What Kind of Pool Should You Install? | Shelter Insurance®

What Kind of Pool Should You Install?

Image: Little girl swimming in a pool with two float toys.

If you are thinking about getting a pool, you have several options to consider—in-ground, above ground, natural pool, lazy river (yes—it’s a thing now!)? If you go with in-ground, what kind should that be—fiberglass, vinyl or concrete? Will you go with saltwater or chlorine? There are actually far more considerations than those, but those are the big ones, so let’s talk about them here.

Type of Pool
In-ground pools are the most appealing type for most people who want pools. They can come in a variety of shapes, they are aesthetically pleasing, and if you live in a warm climate, they can add value to your home. If you’ve decided to go with an in-ground pool, your next decision will be what it’s made of—concrete, vinyl or fiberglass. A concrete pool will give you more options as far as the shape of the pool, and they cost less than fiberglass. However, they cost more than vinyl and take longer to install. Fiberglass and vinyl pools each take about a week to install. According to this chart, a fiberglass pool seems to be the clear winner.

Pros of Concrete:

  • Customizable shape – The hole can be dug and concrete poured in any shape you want, so you can build in a tanning ledge, create a zero-entry and make it as deep as you want.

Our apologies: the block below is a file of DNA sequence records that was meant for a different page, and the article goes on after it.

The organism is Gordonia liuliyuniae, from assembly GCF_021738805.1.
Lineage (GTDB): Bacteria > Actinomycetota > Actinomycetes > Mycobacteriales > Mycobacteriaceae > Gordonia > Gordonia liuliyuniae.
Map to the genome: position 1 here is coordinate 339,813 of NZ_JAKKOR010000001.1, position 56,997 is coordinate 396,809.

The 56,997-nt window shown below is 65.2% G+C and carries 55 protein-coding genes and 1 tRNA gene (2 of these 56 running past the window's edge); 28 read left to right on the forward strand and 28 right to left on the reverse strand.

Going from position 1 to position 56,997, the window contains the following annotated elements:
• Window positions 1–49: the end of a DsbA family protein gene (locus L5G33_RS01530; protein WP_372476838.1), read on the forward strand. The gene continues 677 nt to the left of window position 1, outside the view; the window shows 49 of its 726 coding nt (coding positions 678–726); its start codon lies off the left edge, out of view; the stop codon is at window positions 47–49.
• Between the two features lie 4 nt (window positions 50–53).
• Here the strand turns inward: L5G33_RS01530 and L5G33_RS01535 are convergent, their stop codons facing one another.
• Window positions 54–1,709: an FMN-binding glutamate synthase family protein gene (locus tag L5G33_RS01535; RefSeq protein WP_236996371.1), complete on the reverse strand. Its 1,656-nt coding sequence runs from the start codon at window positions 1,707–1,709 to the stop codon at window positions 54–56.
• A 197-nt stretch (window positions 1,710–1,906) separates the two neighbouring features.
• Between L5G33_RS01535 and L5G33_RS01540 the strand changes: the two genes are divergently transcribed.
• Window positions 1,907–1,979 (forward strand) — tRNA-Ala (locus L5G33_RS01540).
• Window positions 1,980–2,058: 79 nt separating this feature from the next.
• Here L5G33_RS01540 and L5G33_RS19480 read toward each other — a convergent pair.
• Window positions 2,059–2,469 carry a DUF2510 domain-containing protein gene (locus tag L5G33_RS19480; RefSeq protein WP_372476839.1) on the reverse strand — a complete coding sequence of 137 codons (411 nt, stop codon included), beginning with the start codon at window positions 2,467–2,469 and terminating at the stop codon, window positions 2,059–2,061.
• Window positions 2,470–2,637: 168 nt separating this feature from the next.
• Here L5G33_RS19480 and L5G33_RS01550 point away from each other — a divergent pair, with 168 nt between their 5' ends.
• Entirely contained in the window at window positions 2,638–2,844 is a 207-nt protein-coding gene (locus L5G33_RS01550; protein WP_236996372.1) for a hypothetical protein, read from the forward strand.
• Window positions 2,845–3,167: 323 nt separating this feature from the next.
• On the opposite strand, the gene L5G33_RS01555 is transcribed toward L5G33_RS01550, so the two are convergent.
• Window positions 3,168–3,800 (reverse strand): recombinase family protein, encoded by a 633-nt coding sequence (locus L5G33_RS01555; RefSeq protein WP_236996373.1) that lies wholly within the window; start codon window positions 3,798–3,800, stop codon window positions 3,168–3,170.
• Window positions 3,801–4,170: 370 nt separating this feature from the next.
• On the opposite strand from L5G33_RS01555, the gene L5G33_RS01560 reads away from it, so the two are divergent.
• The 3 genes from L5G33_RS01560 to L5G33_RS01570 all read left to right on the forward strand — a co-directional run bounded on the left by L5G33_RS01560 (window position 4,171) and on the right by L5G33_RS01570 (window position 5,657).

• Durability – Concrete pools are very durable. You don’t have to worry about getting tears in the vinyl because there’s no vinyl to be torn.

Cons of Concrete:

  • More Maintenance – Since concrete is porous, algae loves to live there, and it’s incredibly hard to remove. That’s why you need…
  • More Chemicals – Because of the higher potential for algae to form, you need chemicals that can keep it away. Concrete also increases the pH of the pool water, so you need to add acid more often to balance it out. In addition, you can’t use saltwater because it will damage the concrete.
  • More Money – The high price of concrete and amount needed make the cost of building the pool somewhat high ($50,000-$100,000 depending on the size and how elaborate your pool will be). In addition, the cost of adding more chemicals increases the cost of ownership.
  • More Installation Time - It takes 3-6 months to install a concrete pool.
  • Rough Surface - Concrete pools tend to be rough on the bottom and sides, which can be uncomfortable on feet and snag swimsuits.

Pros of Vinyl:

  • Low Initial Cost – On average, it costs $35,000-$65,000 to install a vinyl pool.
  • Customizable Shapes – You can customize the shape of a vinyl liner pool, but it adds to the cost.

Cons of Vinyl:

  • Replacing the Liner – The vinyl liner of a vinyl liner pool needs to be replaced every 5-10 years. At a cost of about $4,000 each time, the overall cost of ownership goes up. Although most liners come with a 20-year warranty, it is usually very limited.
  • Algae –The vinyl itself is not porous, so it won’t harbor algae growth. However, there are still parts of the pool where algae can grow.

Pros of Fiberglass:

  • Low Maintenance – Fiberglass pools come pre-formed, much like a fiberglass bathtub. Because of the smooth surface, algae is less likely to form, which means fewer chemicals need to be used.
  • Fast Installation – Fiberglass pools can be installed in two days, but installing concrete and landscaping around them makes the average installation time about a week.
  • Durability – Unlike a vinyl liner that needs to be replaced every 5-10 years or can be easily torn, fiberglass pools are a tough, durable shell.